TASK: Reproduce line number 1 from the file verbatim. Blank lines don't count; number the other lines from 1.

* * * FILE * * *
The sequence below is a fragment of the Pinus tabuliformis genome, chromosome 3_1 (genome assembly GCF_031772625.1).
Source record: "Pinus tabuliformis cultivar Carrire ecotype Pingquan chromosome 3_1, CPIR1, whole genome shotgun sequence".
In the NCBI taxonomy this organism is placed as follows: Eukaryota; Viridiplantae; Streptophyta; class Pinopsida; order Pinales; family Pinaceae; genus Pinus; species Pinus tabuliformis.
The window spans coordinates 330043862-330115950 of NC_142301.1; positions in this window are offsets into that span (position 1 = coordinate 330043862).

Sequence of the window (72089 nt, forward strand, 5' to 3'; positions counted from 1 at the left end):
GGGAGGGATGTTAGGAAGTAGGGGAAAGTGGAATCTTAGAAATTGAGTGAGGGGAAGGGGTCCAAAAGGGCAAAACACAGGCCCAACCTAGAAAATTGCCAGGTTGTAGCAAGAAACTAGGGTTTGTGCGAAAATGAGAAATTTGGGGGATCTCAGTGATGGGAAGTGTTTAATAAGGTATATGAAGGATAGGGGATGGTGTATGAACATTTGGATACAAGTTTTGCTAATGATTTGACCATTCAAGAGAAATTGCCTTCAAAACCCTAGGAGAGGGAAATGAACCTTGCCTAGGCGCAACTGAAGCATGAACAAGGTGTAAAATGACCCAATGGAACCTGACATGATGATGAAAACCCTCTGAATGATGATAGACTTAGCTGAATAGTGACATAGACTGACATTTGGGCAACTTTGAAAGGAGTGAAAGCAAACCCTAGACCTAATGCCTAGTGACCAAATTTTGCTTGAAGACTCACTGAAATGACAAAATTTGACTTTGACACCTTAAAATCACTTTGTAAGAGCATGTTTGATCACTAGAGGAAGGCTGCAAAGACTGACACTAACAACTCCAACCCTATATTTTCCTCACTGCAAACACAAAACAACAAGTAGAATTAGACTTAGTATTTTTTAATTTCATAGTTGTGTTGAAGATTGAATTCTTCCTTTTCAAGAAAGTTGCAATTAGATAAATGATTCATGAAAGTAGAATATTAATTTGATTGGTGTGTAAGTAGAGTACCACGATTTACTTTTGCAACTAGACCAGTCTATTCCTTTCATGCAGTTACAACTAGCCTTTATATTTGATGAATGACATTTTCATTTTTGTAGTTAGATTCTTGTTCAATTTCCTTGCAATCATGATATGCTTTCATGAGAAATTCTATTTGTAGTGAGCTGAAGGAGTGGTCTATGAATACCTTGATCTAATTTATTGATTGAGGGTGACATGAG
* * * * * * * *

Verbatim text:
The sequence below is a fragment of the Pinus tabuliformis genome, chromosome 3_1 (genome assembly GCF_031772625.1).